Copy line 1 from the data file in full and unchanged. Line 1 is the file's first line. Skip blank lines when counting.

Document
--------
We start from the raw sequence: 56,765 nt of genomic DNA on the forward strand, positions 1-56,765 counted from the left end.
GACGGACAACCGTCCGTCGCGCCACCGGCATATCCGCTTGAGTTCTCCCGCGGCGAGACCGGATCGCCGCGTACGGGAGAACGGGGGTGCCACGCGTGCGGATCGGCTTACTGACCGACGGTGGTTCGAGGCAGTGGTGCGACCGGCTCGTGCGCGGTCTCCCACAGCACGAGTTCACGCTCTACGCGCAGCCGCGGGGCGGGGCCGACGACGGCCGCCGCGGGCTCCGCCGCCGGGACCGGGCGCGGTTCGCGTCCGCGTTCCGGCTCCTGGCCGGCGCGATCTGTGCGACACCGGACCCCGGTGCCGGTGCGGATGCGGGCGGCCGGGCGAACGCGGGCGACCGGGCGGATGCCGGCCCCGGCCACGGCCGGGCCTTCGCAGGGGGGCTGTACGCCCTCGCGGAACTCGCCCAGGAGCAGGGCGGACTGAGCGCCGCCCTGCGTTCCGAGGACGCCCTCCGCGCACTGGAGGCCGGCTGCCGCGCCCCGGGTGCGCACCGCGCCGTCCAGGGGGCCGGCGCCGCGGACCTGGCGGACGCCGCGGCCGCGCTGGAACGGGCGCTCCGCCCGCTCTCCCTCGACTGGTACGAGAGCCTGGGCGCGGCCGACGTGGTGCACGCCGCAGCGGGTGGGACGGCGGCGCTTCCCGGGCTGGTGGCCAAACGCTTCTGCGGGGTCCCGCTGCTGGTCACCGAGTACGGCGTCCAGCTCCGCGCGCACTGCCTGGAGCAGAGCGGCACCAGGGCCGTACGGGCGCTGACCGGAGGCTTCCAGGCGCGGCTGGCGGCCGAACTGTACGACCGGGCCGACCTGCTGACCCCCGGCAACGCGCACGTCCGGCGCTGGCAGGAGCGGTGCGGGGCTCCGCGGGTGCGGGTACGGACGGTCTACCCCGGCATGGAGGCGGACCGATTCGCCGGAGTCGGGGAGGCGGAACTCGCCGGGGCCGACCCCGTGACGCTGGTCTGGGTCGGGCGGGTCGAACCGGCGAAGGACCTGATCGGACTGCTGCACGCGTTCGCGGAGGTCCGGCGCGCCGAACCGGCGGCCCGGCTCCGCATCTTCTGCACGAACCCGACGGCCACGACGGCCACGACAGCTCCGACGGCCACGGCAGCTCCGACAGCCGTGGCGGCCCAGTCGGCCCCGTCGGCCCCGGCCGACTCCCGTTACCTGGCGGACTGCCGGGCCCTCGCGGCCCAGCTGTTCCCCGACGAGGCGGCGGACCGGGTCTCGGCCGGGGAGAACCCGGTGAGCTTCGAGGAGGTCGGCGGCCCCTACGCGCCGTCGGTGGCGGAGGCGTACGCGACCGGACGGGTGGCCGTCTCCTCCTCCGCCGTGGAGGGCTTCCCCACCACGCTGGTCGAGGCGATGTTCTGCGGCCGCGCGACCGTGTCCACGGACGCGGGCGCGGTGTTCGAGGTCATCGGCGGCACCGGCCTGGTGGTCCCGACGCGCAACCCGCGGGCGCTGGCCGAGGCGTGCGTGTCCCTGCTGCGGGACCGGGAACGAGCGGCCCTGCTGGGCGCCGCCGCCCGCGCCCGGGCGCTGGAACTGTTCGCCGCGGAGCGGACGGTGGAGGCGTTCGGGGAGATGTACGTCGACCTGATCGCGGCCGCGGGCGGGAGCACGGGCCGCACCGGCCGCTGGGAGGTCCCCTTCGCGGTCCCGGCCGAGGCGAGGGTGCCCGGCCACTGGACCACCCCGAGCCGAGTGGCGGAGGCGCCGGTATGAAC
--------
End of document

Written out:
We start from the raw sequence: 56,765 nt of genomic DNA on the forward strand, positions 1-56,765 counted from the left end.